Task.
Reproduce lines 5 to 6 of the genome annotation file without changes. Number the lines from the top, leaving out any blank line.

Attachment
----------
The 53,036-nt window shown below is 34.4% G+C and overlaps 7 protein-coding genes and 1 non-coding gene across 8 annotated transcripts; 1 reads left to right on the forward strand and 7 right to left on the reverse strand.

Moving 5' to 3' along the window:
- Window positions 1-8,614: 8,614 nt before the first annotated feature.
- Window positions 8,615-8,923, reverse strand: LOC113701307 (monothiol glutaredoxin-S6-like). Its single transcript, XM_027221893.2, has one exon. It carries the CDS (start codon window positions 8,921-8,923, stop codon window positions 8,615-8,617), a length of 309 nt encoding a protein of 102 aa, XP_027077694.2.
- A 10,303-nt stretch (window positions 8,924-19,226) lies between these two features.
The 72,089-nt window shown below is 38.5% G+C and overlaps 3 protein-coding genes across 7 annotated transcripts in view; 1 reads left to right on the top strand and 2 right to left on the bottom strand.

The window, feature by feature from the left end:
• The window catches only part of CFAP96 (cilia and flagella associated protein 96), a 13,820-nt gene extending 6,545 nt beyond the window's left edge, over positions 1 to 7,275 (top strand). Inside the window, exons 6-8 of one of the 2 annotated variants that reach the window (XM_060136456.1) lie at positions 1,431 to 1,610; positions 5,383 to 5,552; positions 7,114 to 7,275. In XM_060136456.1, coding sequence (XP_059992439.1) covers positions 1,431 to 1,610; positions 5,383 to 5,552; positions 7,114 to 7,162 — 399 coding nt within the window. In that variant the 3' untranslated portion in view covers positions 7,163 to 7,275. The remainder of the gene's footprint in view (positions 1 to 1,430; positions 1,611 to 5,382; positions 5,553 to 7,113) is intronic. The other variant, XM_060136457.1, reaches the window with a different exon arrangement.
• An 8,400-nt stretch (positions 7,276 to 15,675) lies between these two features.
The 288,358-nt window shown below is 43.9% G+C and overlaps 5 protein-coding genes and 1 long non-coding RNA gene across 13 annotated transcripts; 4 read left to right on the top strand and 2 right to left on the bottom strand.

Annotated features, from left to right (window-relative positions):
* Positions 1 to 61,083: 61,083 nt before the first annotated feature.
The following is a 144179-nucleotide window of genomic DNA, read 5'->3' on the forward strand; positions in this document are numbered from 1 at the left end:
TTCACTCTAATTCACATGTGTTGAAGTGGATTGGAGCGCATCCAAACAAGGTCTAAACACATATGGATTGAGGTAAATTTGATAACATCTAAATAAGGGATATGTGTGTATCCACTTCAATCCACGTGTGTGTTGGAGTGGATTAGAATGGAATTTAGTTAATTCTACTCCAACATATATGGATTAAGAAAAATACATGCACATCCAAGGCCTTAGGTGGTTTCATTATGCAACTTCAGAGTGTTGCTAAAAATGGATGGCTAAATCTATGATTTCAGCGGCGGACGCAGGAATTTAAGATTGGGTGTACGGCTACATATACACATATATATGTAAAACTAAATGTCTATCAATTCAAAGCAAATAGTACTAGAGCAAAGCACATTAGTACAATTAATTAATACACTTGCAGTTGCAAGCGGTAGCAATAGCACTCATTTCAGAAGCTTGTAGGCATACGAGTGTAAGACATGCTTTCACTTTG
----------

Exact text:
- A 10,303-nt stretch (window positions 8,924-19,226) lies between these two features.
The 72,089-nt window shown below is 38.5% G+C and overlaps 3 protein-coding genes across 7 annotated transcripts in view; 1 reads left to right on the top strand and 2 right to left on the bottom strand.